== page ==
Why Derrick Rose's Injury Was a Blessing in Disguise for These Chicago Bulls
When Derrick Rose went down with a torn ACL a year-and-a-half ago, it was an awful moment in Chicago Bulls history, but it also was a blessing in disguise. The next five years of Chicago Bulls basketball will be better because of the hardships that were incurred.
There are three key improvements that are a direct result of the injury which can be directly tied to the injury:
- The expected improvements to Derrick Rose’s game in efficiency and passing.
- The emergence of Jimmy Butler.
- The addition of Mike Dunleavy, which should result in a reduction of injuries.
The Expected Improvements to Derrick Rose’s Game
Rose personally benefitted by getting injured because the two greatest weaknesses he had were addressed during his recovery. Those weaknesses are shooting efficiency and an over-reliance on shooting.
The following chart shows how the Bulls fare when Rose reaches various benchmarks.
Now, here’s the same chart showing the same data represented by percentages.
The first chart shows how frequently those benchmarks are reached, the second how successful Chicago is when Rose meets them.
As you can see, when he’s scoring efficiently and distributing the ball, it has a more favorable impact on the Bulls winning than when he’s scoring in volume. Regardless of whether it’s with his scoring or passing, he makes the Bulls better, but when he’s scoring efficiently and passing, the Bulls are nearly unbeatable.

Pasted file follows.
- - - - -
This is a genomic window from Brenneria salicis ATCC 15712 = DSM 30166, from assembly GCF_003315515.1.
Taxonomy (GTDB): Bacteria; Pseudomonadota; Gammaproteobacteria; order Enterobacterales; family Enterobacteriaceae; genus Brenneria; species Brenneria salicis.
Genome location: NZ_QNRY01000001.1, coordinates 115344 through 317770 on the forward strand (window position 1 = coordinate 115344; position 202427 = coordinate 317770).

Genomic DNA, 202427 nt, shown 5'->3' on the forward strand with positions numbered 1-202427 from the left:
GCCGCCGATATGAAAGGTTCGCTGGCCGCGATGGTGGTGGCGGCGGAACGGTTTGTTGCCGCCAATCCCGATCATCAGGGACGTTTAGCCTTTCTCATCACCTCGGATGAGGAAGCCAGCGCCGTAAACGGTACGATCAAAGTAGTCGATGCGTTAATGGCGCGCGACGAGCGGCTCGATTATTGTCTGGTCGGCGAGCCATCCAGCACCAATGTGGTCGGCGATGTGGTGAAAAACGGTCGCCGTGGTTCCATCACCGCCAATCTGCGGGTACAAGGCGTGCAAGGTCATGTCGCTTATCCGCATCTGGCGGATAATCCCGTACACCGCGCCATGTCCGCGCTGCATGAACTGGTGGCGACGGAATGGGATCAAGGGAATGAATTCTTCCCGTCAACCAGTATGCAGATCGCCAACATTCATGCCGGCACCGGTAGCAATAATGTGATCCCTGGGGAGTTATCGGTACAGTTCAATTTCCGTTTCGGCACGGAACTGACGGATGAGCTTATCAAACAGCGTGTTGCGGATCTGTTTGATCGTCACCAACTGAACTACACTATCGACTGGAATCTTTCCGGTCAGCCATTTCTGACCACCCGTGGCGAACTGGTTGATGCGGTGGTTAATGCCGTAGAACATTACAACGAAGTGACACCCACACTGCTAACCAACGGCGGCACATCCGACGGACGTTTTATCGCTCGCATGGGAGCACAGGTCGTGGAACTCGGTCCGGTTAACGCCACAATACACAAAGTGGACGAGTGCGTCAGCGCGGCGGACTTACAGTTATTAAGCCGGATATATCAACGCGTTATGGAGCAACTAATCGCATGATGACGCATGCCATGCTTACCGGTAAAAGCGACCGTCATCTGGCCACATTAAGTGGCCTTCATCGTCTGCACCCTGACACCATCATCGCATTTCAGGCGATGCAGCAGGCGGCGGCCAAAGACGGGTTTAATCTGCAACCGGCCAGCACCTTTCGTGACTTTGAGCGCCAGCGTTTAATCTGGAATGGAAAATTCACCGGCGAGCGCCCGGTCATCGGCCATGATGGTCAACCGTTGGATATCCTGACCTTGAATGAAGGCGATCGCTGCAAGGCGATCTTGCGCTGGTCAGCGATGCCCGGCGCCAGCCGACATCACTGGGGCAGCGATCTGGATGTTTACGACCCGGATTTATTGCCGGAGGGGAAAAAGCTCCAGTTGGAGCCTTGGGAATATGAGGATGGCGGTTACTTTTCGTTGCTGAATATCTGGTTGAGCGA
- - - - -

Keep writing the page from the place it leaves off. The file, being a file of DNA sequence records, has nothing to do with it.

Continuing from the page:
Because of his injury, he spent massive amounts of time on those two areas, and there have been numerous reports that his perimeter game is significantly improved. There are also reports that he spent lots of time studying film and improving his understanding of the game.
He only hit the .500, eight-assist mark 23 times in 120 games the previous two seasons, but the Bulls were 21-2 in those games. The frequency of those occurrences should come up, which if the winning percentage even stays within 10 or 15 percent of where it is now, could mean a mid-60s-win season for the Bulls.
The Emergence of Jimmy Butler